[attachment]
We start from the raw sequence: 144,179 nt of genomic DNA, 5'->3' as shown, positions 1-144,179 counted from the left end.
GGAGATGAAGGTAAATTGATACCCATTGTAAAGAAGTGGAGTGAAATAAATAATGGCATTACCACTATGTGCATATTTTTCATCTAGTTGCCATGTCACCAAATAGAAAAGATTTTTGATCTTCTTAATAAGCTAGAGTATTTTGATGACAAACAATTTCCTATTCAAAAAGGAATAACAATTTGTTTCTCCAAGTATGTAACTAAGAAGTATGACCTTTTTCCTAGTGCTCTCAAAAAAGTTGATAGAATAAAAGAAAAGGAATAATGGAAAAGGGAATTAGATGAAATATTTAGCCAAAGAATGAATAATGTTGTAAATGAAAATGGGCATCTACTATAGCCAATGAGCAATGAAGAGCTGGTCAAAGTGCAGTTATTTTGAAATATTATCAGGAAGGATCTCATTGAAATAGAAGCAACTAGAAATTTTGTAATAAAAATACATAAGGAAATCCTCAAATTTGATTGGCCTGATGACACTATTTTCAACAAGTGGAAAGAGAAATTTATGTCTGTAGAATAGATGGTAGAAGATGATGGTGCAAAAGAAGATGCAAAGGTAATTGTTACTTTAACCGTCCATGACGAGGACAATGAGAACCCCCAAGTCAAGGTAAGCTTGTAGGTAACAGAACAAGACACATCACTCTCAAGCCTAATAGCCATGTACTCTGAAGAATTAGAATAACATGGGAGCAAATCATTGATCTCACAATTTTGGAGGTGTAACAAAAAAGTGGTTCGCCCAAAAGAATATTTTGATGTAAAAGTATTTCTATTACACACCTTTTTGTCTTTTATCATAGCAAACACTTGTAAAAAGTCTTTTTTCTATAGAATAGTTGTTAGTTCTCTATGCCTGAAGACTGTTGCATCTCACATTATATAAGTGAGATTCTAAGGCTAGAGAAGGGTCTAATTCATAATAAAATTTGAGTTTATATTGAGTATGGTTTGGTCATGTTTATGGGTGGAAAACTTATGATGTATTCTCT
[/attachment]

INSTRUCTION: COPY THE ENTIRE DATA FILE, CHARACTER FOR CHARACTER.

We start from the raw sequence: 144,179 nt of genomic DNA, 5'->3' as shown, positions 1-144,179 counted from the left end.
GGAGATGAAGGTAAATTGATACCCATTGTAAAGAAGTGGAGTGAAATAAATAATGGCATTACCACTATGTGCATATTTTTCATCTAGTTGCCATGTCACCAAATAGAAAAGATTTTTGATCTTCTTAATAAGCTAGAGTATTTTGATGACAAACAATTTCCTATTCAAAAAGGAATAACAATTTGTTTCTCCAAGTATGTAACTAAGAAGTATGACCTTTTTCCTAGTGCTCTCAAAAAAGTTGATAGAATAAAAGAAAAGGAATAATGGAAAAGGGAATTAGATGAAATATTTAGCCAAAGAATGAATAATGTTGTAAATGAAAATGGGCATCTACTATAGCCAATGAGCAATGAAGAGCTGGTCAAAGTGCAGTTATTTTGAAATATTATCAGGAAGGATCTCATTGAAATAGAAGCAACTAGAAATTTTGTAATAAAAATACATAAGGAAATCCTCAAATTTGATTGGCCTGATGACACTATTTTCAACAAGTGGAAAGAGAAATTTATGTCTGTAGAATAGATGGTAGAAGATGATGGTGCAAAAGAAGATGCAAAGGTAATTGTTACTTTAACCGTCCATGACGAGGACAATGAGAACCCCCAAGTCAAGGTAAGCTTGTAGGTAACAGAACAAGACACATCACTCTCAAGCCTAATAGCCATGTACTCTGAAGAATTAGAATAACATGGGAGCAAATCATTGATCTCACAATTTTGGAGGTGTAACAAAAAAGTGGTTCGCCCAAAAGAATATTTTGATGTAAAAGTATTTCTATTACACACCTTTTTGTCTTTTATCATAGCAAACACTTGTAAAAAGTCTTTTTTCTATAGAATAGTTGTTAGTTCTCTATGCCTGAAGACTGTTGCATCTCACATTATATAAGTGAGATTCTAAGGCTAGAGAAGGGTCTAATTCATAATAAAATTTGAGTTTATATTGAGTATGGTTTGGTCATGTTTATGGGTGGAAAACTTATGATGTATTCTCT